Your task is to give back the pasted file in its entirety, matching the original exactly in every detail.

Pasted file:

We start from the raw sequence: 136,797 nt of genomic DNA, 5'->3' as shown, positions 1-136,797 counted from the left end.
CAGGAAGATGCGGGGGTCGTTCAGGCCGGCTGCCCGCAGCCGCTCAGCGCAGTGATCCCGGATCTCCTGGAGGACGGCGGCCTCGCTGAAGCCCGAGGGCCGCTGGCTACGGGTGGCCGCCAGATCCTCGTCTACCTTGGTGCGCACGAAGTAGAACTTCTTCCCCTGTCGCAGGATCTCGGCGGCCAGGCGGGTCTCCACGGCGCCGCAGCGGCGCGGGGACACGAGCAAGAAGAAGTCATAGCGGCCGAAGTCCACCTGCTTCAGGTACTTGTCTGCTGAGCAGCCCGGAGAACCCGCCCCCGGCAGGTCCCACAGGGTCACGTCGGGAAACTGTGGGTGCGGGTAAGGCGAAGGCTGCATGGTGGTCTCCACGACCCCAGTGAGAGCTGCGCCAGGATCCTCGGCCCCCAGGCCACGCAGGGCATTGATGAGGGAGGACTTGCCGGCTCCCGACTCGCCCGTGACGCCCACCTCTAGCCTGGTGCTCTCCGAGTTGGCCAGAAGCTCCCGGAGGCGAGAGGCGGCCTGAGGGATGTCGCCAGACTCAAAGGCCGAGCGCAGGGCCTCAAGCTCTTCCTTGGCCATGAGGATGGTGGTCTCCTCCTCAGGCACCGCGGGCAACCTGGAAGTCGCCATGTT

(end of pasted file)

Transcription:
We start from the raw sequence: 136,797 nt of genomic DNA, 5'->3' as shown, positions 1-136,797 counted from the left end.
CAGGAAGATGCGGGGGTCGTTCAGGCCGGCTGCCCGCAGCCGCTCAGCGCAGTGATCCCGGATCTCCTGGAGGACGGCGGCCTCGCTGAAGCCCGAGGGCCGCTGGCTACGGGTGGCCGCCAGATCCTCGTCTACCTTGGTGCGCACGAAGTAGAACTTCTTCCCCTGTCGCAGGATCTCGGCGGCCAGGCGGGTCTCCACGGCGCCGCAGCGGCGCGGGGACACGAGCAAGAAGAAGTCATAGCGGCCGAAGTCCACCTGCTTCAGGTACTTGTCTGCTGAGCAGCCCGGAGAACCCGCCCCCGGCAGGTCCCACAGGGTCACGTCGGGAAACTGTGGGTGCGGGTAAGGCGAAGGCTGCATGGTGGTCTCCACGACCCCAGTGAGAGCTGCGCCAGGATCCTCGGCCCCCAGGCCACGCAGGGCATTGATGAGGGAGGACTTGCCGGCTCCCGACTCGCCCGTGACGCCCACCTCTAGCCTGGTGCTCTCCGAGTTGGCCAGAAGCTCCCGGAGGCGAGAGGCGGCCTGAGGGATGTCGCCAGACTCAAAGGCCGAGCGCAGGGCCTCAAGCTCTTCCTTGGCCATGAGGATGGTGGTCTCCTCCTCAGGCACCGCGGGCAACCTGGAAGTCGCCATGTT